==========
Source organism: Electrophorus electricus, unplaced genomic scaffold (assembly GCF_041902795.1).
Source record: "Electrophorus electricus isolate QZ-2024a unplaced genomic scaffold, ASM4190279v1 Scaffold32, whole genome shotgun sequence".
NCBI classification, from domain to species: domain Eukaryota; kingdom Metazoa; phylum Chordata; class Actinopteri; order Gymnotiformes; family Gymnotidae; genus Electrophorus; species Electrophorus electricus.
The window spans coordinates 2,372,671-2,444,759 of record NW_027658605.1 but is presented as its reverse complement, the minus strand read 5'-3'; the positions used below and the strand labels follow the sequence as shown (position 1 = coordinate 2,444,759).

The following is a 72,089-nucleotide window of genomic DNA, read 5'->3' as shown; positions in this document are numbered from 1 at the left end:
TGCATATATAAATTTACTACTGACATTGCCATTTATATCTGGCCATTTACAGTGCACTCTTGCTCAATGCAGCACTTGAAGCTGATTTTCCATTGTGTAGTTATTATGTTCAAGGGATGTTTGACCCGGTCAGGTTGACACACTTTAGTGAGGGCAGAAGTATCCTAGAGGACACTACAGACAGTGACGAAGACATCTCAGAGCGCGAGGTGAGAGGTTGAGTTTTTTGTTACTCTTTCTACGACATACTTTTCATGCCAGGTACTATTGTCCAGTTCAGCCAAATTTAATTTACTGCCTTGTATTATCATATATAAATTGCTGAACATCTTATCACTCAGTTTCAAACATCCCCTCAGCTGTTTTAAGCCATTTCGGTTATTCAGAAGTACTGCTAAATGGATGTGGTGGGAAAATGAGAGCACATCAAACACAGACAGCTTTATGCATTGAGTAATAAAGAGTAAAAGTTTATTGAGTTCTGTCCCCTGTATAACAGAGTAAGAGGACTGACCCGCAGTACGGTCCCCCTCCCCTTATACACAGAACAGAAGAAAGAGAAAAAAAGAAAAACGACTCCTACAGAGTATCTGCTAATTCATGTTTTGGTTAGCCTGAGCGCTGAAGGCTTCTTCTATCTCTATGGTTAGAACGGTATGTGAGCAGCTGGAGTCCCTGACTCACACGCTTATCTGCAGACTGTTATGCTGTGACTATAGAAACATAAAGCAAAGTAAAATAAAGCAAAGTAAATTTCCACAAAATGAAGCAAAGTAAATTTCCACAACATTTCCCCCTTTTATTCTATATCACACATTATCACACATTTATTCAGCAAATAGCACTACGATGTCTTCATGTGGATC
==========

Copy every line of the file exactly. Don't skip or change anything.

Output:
Source organism: Electrophorus electricus, unplaced genomic scaffold (assembly GCF_041902795.1).
Source record: "Electrophorus electricus isolate QZ-2024a unplaced genomic scaffold, ASM4190279v1 Scaffold32, whole genome shotgun sequence".
NCBI classification, from domain to species: domain Eukaryota; kingdom Metazoa; phylum Chordata; class Actinopteri; order Gymnotiformes; family Gymnotidae; genus Electrophorus; species Electrophorus electricus.
The window spans coordinates 2,372,671-2,444,759 of record NW_027658605.1 but is presented as its reverse complement, the minus strand read 5'-3'; the positions used below and the strand labels follow the sequence as shown (position 1 = coordinate 2,444,759).

The following is a 72,089-nucleotide window of genomic DNA, read 5'->3' as shown; positions in this document are numbered from 1 at the left end:
TGCATATATAAATTTACTACTGACATTGCCATTTATATCTGGCCATTTACAGTGCACTCTTGCTCAATGCAGCACTTGAAGCTGATTTTCCATTGTGTAGTTATTATGTTCAAGGGATGTTTGACCCGGTCAGGTTGACACACTTTAGTGAGGGCAGAAGTATCCTAGAGGACACTACAGACAGTGACGAAGACATCTCAGAGCGCGAGGTGAGAGGTTGAGTTTTTTGTTACTCTTTCTACGACATACTTTTCATGCCAGGTACTATTGTCCAGTTCAGCCAAATTTAATTTACTGCCTTGTATTATCATATATAAATTGCTGAACATCTTATCACTCAGTTTCAAACATCCCCTCAGCTGTTTTAAGCCATTTCGGTTATTCAGAAGTACTGCTAAATGGATGTGGTGGGAAAATGAGAGCACATCAAACACAGACAGCTTTATGCATTGAGTAATAAAGAGTAAAAGTTTATTGAGTTCTGTCCCCTGTATAACAGAGTAAGAGGACTGACCCGCAGTACGGTCCCCCTCCCCTTATACACAGAACAGAAGAAAGAGAAAAAAAGAAAAACGACTCCTACAGAGTATCTGCTAATTCATGTTTTGGTTAGCCTGAGCGCTGAAGGCTTCTTCTATCTCTATGGTTAGAACGGTATGTGAGCAGCTGGAGTCCCTGACTCACACGCTTATCTGCAGACTGTTATGCTGTGACTATAGAAACATAAAGCAAAGTAAAATAAAGCAAAGTAAATTTCCACAAAATGAAGCAAAGTAAATTTCCACAACATTTCCCCCTTTTATTCTATATCACACATTATCACACATTTATTCAGCAAATAGCACTACGATGTCTTCATGTGGATC